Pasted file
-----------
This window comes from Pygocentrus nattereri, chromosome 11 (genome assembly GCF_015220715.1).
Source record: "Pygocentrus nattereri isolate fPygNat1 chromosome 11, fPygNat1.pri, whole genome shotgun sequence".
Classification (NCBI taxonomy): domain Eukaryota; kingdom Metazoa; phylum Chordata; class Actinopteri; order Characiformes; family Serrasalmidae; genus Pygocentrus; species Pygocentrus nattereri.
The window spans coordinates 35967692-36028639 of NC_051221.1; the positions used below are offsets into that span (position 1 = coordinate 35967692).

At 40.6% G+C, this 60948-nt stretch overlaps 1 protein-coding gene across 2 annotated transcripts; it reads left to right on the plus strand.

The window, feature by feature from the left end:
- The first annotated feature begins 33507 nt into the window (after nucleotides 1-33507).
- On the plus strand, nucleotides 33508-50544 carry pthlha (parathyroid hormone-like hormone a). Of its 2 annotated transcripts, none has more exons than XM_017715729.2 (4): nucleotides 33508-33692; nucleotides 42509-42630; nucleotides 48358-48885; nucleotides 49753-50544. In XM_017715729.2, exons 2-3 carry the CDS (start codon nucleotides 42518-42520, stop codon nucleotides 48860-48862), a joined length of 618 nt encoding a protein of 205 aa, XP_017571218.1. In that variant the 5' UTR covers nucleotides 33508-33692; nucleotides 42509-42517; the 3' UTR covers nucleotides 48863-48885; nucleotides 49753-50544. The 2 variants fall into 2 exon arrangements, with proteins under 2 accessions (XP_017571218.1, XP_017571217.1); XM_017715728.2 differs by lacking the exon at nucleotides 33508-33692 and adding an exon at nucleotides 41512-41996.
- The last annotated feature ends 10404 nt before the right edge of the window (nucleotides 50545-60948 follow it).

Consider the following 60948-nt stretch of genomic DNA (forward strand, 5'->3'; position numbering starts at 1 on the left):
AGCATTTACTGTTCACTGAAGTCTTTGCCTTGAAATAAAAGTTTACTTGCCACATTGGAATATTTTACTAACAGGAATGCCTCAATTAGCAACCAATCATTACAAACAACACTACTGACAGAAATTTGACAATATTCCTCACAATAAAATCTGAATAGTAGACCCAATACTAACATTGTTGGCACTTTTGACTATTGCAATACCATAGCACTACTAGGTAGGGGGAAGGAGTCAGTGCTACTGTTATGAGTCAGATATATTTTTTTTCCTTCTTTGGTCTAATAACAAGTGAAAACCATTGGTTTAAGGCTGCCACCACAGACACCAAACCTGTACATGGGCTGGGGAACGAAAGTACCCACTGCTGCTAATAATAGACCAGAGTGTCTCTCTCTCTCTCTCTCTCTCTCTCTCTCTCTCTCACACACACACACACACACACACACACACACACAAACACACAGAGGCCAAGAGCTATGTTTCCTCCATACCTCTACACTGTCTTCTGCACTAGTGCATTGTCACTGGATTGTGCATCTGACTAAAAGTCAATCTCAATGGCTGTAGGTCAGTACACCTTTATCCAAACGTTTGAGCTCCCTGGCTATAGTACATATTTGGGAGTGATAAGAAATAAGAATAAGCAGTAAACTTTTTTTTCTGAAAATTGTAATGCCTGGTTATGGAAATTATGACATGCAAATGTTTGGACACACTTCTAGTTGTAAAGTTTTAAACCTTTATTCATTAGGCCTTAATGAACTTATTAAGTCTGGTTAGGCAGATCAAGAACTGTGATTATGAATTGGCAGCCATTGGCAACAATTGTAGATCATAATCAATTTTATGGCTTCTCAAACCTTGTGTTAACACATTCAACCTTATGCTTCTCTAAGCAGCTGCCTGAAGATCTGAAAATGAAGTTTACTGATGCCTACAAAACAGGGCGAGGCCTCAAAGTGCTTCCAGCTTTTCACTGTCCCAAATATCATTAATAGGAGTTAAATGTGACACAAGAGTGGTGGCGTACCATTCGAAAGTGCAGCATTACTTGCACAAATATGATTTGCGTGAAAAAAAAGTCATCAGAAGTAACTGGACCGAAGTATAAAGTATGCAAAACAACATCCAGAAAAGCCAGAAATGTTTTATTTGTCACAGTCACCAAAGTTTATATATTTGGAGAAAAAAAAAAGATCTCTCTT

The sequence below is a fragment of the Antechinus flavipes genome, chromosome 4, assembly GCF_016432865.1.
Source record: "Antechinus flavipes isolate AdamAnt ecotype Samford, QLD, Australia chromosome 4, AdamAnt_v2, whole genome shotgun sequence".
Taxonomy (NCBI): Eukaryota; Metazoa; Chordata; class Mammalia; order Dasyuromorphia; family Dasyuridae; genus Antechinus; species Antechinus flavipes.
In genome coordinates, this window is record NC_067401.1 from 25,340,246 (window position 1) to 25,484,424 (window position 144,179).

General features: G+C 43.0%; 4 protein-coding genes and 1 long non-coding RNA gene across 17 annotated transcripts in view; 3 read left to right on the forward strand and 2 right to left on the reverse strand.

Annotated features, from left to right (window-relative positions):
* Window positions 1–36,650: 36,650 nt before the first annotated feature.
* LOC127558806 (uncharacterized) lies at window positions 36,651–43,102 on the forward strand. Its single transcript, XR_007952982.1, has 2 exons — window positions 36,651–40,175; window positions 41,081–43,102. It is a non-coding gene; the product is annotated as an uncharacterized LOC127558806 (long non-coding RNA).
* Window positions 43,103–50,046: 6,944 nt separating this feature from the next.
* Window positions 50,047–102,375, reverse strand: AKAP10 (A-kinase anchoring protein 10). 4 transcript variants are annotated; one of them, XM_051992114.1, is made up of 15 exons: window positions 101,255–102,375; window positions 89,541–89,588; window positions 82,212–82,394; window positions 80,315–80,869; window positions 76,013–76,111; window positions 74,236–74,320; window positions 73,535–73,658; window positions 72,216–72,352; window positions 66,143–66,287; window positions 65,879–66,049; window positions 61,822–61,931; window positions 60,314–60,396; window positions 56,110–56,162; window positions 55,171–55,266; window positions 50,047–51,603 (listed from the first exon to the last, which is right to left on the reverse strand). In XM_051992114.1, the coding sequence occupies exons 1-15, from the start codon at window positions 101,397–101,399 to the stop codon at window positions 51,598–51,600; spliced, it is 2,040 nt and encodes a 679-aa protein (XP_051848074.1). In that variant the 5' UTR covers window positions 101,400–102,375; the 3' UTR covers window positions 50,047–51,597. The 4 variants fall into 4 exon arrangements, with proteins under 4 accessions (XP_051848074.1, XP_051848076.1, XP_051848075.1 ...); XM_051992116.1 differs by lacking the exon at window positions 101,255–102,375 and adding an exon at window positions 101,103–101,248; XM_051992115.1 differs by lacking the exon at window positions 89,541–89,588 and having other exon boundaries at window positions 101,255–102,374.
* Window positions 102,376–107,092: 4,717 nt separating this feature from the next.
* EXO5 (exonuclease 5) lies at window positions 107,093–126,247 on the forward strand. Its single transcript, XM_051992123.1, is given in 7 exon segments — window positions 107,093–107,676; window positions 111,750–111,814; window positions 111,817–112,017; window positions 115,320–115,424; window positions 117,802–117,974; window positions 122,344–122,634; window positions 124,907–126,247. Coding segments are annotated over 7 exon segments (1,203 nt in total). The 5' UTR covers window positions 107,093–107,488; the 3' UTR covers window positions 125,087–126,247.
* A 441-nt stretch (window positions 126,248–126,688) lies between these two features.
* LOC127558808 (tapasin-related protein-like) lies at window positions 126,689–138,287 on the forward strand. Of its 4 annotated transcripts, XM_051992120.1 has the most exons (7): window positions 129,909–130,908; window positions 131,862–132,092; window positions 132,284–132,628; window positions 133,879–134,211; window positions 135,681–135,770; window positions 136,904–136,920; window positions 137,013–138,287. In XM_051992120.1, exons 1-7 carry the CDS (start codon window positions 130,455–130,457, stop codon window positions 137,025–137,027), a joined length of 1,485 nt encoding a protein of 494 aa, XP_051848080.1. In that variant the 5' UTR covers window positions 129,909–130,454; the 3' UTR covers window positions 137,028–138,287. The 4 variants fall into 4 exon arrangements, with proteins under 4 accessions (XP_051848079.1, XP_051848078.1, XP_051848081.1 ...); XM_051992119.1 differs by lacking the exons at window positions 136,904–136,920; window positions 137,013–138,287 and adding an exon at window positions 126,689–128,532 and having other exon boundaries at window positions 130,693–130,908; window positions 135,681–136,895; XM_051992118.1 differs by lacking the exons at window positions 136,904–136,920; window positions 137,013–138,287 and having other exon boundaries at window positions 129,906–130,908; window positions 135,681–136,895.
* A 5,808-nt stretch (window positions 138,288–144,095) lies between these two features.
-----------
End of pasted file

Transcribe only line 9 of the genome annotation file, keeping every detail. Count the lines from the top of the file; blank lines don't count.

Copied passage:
- The last annotated feature ends 10404 nt before the right edge of the window (nucleotides 50545-60948 follow it).